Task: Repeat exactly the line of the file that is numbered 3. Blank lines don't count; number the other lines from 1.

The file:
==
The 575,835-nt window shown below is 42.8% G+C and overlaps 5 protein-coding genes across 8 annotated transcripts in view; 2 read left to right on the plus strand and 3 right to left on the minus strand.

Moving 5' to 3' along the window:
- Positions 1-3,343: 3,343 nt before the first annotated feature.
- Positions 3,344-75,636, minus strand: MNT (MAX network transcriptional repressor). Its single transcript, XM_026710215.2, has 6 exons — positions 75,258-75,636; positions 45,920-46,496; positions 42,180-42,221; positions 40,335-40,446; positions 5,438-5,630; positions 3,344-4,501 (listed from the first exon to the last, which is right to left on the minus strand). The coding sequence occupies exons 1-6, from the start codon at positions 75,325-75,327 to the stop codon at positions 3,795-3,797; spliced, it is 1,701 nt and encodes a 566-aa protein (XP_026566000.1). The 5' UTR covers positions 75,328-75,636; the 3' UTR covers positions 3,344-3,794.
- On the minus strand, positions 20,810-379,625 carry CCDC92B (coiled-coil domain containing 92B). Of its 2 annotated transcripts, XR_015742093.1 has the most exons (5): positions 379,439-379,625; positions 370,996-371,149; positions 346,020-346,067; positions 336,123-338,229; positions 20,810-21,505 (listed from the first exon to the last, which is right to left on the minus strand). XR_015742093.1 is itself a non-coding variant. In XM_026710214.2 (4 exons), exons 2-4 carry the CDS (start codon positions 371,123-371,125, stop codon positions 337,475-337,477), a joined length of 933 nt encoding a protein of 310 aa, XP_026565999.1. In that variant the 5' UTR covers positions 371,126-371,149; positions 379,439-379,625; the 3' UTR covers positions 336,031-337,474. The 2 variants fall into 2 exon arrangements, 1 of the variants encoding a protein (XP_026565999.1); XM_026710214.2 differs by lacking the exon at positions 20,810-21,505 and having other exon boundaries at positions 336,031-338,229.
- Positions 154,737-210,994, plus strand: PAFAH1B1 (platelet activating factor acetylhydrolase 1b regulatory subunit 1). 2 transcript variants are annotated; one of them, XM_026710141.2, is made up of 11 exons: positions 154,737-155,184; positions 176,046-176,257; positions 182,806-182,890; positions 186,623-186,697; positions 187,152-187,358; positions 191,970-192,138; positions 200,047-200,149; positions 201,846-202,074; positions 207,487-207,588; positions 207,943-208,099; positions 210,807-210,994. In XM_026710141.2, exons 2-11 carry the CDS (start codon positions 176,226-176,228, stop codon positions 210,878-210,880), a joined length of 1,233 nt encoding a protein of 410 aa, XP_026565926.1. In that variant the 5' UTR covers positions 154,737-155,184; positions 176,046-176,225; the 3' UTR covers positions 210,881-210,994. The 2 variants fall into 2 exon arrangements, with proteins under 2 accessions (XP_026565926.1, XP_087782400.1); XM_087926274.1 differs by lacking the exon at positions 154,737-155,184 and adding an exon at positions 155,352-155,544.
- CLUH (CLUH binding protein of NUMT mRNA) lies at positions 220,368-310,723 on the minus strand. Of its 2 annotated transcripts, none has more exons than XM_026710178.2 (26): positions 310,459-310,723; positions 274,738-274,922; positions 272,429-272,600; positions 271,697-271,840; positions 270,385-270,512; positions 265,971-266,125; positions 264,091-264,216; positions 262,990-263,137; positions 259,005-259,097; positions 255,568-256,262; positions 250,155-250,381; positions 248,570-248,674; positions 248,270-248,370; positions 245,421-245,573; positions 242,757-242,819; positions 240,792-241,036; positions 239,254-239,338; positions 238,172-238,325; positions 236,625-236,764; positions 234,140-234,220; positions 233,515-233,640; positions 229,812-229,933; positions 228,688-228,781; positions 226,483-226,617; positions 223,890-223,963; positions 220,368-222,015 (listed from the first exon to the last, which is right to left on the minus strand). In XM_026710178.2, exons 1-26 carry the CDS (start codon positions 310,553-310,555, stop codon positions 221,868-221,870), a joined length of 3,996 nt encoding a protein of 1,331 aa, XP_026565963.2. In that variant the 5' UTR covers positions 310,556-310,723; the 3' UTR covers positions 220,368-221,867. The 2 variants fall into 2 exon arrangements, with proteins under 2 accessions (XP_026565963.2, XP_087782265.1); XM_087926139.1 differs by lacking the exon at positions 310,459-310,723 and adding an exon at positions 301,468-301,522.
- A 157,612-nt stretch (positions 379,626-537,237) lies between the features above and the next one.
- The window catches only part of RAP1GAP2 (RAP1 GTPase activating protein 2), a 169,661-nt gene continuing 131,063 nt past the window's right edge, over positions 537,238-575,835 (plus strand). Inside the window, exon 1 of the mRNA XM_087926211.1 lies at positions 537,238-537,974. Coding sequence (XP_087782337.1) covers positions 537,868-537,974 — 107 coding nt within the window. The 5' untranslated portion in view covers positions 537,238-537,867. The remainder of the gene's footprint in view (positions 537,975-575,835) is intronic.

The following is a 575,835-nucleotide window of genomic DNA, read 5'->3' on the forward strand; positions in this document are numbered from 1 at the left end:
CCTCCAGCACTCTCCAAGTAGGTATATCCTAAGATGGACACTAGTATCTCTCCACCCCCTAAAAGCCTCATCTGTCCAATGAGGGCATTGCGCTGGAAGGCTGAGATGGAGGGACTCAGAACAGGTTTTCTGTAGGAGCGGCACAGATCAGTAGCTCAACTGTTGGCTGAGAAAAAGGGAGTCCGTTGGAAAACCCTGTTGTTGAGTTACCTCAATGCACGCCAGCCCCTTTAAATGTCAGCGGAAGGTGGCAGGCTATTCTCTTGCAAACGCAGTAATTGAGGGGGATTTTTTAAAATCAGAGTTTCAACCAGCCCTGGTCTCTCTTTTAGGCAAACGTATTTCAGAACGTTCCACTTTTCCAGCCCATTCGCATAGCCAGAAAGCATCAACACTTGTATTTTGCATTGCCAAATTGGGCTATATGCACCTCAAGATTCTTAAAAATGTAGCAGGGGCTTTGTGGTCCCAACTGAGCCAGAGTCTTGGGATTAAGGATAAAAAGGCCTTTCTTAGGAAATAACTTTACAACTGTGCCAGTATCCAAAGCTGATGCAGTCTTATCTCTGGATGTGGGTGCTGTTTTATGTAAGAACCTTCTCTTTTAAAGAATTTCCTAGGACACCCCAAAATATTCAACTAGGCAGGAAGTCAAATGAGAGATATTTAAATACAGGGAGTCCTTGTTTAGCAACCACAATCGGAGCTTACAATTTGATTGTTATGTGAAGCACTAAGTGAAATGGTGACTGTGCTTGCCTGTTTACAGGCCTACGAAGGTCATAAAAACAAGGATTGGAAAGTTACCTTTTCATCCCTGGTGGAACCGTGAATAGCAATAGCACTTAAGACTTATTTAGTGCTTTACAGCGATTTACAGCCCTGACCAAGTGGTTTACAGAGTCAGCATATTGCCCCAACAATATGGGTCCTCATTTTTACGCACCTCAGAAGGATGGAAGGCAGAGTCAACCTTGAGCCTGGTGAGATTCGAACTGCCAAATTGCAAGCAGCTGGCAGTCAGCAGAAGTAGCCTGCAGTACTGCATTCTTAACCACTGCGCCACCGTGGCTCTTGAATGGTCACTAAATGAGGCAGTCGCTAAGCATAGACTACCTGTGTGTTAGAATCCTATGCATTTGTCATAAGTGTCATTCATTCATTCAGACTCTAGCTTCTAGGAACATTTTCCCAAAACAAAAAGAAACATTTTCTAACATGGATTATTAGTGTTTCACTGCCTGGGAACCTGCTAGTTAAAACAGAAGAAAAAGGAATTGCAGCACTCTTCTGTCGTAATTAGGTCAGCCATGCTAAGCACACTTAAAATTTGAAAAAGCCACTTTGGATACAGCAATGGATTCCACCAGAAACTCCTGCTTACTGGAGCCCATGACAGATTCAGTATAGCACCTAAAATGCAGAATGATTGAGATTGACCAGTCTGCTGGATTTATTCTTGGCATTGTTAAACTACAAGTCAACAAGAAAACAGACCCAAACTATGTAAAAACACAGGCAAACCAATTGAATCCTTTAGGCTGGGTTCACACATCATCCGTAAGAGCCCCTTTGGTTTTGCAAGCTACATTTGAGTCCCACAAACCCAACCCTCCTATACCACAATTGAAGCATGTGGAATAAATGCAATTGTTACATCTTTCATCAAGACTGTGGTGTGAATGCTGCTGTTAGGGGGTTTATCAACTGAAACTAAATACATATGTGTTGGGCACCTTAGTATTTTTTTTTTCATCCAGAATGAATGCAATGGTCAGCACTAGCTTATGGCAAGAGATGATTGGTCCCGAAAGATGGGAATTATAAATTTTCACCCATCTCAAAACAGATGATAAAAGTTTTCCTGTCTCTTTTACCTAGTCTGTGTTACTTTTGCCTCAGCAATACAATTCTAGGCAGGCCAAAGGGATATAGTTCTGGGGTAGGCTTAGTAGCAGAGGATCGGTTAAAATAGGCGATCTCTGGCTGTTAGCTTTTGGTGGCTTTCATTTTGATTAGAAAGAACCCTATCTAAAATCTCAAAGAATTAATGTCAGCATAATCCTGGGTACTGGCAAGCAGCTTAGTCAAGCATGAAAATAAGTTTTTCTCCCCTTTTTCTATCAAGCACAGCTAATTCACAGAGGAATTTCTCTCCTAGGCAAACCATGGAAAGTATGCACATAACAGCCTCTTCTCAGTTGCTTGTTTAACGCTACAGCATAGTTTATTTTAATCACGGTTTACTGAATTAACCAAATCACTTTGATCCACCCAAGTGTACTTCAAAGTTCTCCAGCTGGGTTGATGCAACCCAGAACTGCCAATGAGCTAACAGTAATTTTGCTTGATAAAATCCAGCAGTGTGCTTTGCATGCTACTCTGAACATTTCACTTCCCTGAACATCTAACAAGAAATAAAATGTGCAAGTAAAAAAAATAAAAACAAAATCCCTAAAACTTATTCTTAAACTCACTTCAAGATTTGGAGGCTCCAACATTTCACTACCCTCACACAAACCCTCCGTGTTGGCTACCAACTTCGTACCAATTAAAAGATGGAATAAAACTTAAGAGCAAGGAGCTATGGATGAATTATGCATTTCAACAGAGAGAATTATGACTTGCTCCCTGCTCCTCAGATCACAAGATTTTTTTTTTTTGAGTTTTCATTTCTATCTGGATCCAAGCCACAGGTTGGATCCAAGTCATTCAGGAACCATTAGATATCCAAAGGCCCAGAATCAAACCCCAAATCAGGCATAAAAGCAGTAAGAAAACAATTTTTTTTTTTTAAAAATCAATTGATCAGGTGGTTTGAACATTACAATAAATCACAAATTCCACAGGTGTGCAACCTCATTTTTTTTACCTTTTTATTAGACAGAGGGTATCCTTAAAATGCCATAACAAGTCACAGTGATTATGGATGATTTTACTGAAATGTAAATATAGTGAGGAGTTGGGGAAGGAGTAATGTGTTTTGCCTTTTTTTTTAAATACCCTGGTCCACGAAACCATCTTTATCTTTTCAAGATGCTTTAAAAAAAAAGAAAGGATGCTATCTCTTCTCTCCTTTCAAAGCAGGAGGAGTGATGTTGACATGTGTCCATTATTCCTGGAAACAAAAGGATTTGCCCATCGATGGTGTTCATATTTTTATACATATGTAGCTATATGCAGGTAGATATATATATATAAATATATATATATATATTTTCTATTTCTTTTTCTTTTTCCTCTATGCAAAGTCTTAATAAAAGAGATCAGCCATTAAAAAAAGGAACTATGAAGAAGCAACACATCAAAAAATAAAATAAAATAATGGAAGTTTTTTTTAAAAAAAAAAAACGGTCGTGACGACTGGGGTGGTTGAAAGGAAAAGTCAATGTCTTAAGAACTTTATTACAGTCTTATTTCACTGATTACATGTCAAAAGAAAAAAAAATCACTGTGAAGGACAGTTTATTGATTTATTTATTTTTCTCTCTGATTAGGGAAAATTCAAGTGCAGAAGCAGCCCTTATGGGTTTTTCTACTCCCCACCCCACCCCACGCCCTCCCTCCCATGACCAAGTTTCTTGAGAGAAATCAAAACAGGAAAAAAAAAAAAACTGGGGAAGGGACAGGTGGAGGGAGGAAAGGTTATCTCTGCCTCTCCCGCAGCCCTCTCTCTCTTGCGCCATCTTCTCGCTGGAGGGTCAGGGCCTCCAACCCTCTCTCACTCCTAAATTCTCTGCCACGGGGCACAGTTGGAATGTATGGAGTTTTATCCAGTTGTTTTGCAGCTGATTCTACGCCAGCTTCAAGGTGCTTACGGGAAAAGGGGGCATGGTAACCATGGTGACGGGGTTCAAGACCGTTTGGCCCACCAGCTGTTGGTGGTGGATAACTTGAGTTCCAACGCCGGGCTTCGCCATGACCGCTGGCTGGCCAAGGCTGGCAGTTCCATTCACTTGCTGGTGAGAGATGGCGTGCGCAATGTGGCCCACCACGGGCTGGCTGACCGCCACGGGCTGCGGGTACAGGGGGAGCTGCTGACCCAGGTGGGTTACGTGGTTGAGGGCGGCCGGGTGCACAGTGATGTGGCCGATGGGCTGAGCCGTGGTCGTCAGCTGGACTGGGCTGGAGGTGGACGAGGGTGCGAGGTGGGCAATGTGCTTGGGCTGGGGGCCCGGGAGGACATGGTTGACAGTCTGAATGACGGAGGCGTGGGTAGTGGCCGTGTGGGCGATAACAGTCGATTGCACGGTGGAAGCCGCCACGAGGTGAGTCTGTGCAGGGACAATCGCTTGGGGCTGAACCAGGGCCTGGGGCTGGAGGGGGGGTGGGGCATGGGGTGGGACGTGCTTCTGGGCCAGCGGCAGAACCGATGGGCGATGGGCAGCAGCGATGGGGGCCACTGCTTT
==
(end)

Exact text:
- Positions 1-3,343: 3,343 nt before the first annotated feature.